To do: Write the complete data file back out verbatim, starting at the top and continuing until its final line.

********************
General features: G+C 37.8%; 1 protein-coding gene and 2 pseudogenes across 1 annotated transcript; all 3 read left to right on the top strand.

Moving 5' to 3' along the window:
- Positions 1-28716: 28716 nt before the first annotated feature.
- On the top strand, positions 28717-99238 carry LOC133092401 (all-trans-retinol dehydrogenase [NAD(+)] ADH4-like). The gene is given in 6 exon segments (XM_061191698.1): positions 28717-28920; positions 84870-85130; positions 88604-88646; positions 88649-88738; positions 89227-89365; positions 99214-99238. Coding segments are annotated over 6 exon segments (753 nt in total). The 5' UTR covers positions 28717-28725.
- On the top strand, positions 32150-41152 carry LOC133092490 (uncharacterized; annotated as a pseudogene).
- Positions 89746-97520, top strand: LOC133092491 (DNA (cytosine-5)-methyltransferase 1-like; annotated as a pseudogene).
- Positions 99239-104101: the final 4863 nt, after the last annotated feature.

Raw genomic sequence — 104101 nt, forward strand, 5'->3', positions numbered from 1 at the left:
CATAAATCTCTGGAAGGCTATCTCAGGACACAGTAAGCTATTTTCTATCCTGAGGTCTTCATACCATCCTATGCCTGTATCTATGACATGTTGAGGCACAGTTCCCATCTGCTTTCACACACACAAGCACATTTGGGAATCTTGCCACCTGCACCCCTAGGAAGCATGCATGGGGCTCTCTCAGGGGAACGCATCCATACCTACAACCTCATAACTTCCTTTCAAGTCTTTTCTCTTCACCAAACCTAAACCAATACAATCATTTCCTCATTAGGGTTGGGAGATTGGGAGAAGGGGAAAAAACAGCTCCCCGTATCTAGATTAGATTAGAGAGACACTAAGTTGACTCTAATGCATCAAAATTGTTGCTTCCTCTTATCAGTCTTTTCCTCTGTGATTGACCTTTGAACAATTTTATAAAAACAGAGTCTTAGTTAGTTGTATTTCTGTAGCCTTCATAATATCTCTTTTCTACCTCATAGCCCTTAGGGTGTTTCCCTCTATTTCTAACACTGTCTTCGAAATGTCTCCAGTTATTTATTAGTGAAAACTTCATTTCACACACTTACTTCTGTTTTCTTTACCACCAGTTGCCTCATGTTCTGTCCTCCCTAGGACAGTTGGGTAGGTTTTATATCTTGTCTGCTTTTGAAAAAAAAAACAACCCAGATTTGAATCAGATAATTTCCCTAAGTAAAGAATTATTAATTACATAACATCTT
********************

General features: G+C 37.8%; 1 protein-coding gene and 2 pseudogenes across 1 annotated transcript; all 3 read left to right on the top strand.

Moving 5' to 3' along the window:
- Positions 1-28716: 28716 nt before the first annotated feature.
- On the top strand, positions 28717-99238 carry LOC133092401 (all-trans-retinol dehydrogenase [NAD(+)] ADH4-like). The gene is given in 6 exon segments (XM_061191698.1): positions 28717-28920; positions 84870-85130; positions 88604-88646; positions 88649-88738; positions 89227-89365; positions 99214-99238. Coding segments are annotated over 6 exon segments (753 nt in total). The 5' UTR covers positions 28717-28725.
- On the top strand, positions 32150-41152 carry LOC133092490 (uncharacterized; annotated as a pseudogene).
- Positions 89746-97520, top strand: LOC133092491 (DNA (cytosine-5)-methyltransferase 1-like; annotated as a pseudogene).
- Positions 99239-104101: the final 4863 nt, after the last annotated feature.

Raw genomic sequence — 104101 nt, forward strand, 5'->3', positions numbered from 1 at the left:
CATAAATCTCTGGAAGGCTATCTCAGGACACAGTAAGCTATTTTCTATCCTGAGGTCTTCATACCATCCTATGCCTGTATCTATGACATGTTGAGGCACAGTTCCCATCTGCTTTCACACACACAAGCACATTTGGGAATCTTGCCACCTGCACCCCTAGGAAGCATGCATGGGGCTCTCTCAGGGGAACGCATCCATACCTACAACCTCATAACTTCCTTTCAAGTCTTTTCTCTTCACCAAACCTAAACCAATACAATCATTTCCTCATTAGGGTTGGGAGATTGGGAGAAGGGGAAAAAACAGCTCCCCGTATCTAGATTAGATTAGAGAGACACTAAGTTGACTCTAATGCATCAAAATTGTTGCTTCCTCTTATCAGTCTTTTCCTCTGTGATTGACCTTTGAACAATTTTATAAAAACAGAGTCTTAGTTAGTTGTATTTCTGTAGCCTTCATAATATCTCTTTTCTACCTCATAGCCCTTAGGGTGTTTCCCTCTATTTCTAACACTGTCTTCGAAATGTCTCCAGTTATTTATTAGTGAAAACTTCATTTCACACACTTACTTCTGTTTTCTTTACCACCAGTTGCCTCATGTTCTGTCCTCCCTAGGACAGTTGGGTAGGTTTTATATCTTGTCTGCTTTTGAAAAAAAAAACAACCCAGATTTGAATCAGATAATTTCCCTAAGTAAAGAATTATTAATTACATAACATCTT